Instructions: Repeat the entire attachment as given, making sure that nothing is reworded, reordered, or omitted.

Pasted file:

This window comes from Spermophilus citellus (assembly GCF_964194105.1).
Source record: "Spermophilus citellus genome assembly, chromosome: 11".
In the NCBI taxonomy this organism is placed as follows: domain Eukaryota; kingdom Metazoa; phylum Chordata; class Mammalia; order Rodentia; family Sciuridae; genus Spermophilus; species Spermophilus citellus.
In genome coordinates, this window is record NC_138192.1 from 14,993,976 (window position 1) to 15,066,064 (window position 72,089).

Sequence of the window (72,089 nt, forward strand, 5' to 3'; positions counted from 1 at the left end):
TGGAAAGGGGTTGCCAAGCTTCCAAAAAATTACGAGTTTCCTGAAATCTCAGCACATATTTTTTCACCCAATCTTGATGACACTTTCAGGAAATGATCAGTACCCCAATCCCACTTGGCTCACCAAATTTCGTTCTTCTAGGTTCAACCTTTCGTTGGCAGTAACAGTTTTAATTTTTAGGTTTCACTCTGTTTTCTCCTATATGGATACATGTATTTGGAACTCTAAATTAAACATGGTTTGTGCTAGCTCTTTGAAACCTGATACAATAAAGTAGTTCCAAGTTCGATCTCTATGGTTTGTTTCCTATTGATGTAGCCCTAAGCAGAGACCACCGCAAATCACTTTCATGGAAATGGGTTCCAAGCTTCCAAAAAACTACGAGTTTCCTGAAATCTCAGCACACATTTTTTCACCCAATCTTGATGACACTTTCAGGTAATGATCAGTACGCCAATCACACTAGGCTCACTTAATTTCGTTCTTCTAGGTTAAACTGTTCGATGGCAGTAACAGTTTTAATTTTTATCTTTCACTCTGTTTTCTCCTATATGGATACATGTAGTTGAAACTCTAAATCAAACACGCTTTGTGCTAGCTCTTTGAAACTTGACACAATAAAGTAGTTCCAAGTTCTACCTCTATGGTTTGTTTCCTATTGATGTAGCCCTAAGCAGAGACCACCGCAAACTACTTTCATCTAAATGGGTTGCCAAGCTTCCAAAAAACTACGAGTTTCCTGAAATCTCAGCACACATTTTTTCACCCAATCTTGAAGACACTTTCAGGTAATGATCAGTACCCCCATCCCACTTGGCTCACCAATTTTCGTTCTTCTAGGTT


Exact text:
This window comes from Spermophilus citellus (assembly GCF_964194105.1).
Source record: "Spermophilus citellus genome assembly, chromosome: 11".
In the NCBI taxonomy this organism is placed as follows: domain Eukaryota; kingdom Metazoa; phylum Chordata; class Mammalia; order Rodentia; family Sciuridae; genus Spermophilus; species Spermophilus citellus.
In genome coordinates, this window is record NC_138192.1 from 14,993,976 (window position 1) to 15,066,064 (window position 72,089).

Sequence of the window (72,089 nt, forward strand, 5' to 3'; positions counted from 1 at the left end):
TGGAAAGGGGTTGCCAAGCTTCCAAAAAATTACGAGTTTCCTGAAATCTCAGCACATATTTTTTCACCCAATCTTGATGACACTTTCAGGAAATGATCAGTACCCCAATCCCACTTGGCTCACCAAATTTCGTTCTTCTAGGTTCAACCTTTCGTTGGCAGTAACAGTTTTAATTTTTAGGTTTCACTCTGTTTTCTCCTATATGGATACATGTATTTGGAACTCTAAATTAAACATGGTTTGTGCTAGCTCTTTGAAACCTGATACAATAAAGTAGTTCCAAGTTCGATCTCTATGGTTTGTTTCCTATTGATGTAGCCCTAAGCAGAGACCACCGCAAATCACTTTCATGGAAATGGGTTCCAAGCTTCCAAAAAACTACGAGTTTCCTGAAATCTCAGCACACATTTTTTCACCCAATCTTGATGACACTTTCAGGTAATGATCAGTACGCCAATCACACTAGGCTCACTTAATTTCGTTCTTCTAGGTTAAACTGTTCGATGGCAGTAACAGTTTTAATTTTTATCTTTCACTCTGTTTTCTCCTATATGGATACATGTAGTTGAAACTCTAAATCAAACACGCTTTGTGCTAGCTCTTTGAAACTTGACACAATAAAGTAGTTCCAAGTTCTACCTCTATGGTTTGTTTCCTATTGATGTAGCCCTAAGCAGAGACCACCGCAAACTACTTTCATCTAAATGGGTTGCCAAGCTTCCAAAAAACTACGAGTTTCCTGAAATCTCAGCACACATTTTTTCACCCAATCTTGAAGACACTTTCAGGTAATGATCAGTACCCCCATCCCACTTGGCTCACCAATTTTCGTTCTTCTAGGTT